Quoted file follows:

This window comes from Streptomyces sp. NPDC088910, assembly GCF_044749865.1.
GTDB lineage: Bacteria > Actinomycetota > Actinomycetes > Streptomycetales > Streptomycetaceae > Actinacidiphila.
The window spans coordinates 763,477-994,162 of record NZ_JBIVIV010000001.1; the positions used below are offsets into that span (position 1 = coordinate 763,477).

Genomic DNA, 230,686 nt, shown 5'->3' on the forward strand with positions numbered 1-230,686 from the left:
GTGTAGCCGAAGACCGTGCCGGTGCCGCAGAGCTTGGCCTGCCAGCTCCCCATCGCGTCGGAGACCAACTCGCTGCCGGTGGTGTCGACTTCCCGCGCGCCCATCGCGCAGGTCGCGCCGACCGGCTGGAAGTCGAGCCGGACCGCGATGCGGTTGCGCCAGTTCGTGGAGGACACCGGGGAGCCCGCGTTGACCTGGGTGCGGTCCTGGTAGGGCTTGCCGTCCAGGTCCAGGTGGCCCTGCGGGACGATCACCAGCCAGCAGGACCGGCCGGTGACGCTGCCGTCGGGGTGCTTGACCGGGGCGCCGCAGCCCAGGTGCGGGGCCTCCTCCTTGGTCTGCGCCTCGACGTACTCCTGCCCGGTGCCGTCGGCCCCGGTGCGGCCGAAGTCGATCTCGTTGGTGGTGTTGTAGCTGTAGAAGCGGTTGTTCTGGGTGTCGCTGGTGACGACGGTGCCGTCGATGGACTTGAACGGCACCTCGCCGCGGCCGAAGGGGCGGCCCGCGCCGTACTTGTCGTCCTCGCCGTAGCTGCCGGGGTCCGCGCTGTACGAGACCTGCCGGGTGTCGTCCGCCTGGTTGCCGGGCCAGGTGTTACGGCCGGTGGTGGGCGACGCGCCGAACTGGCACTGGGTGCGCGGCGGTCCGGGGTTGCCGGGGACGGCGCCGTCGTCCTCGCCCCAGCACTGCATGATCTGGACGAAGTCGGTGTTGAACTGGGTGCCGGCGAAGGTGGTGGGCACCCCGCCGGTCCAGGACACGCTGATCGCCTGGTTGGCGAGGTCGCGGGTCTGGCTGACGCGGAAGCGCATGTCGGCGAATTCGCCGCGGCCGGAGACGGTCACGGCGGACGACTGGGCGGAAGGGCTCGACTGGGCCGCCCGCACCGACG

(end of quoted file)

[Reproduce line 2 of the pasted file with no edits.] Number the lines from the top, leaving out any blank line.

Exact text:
GTDB lineage: Bacteria > Actinomycetota > Actinomycetes > Streptomycetales > Streptomycetaceae > Actinacidiphila.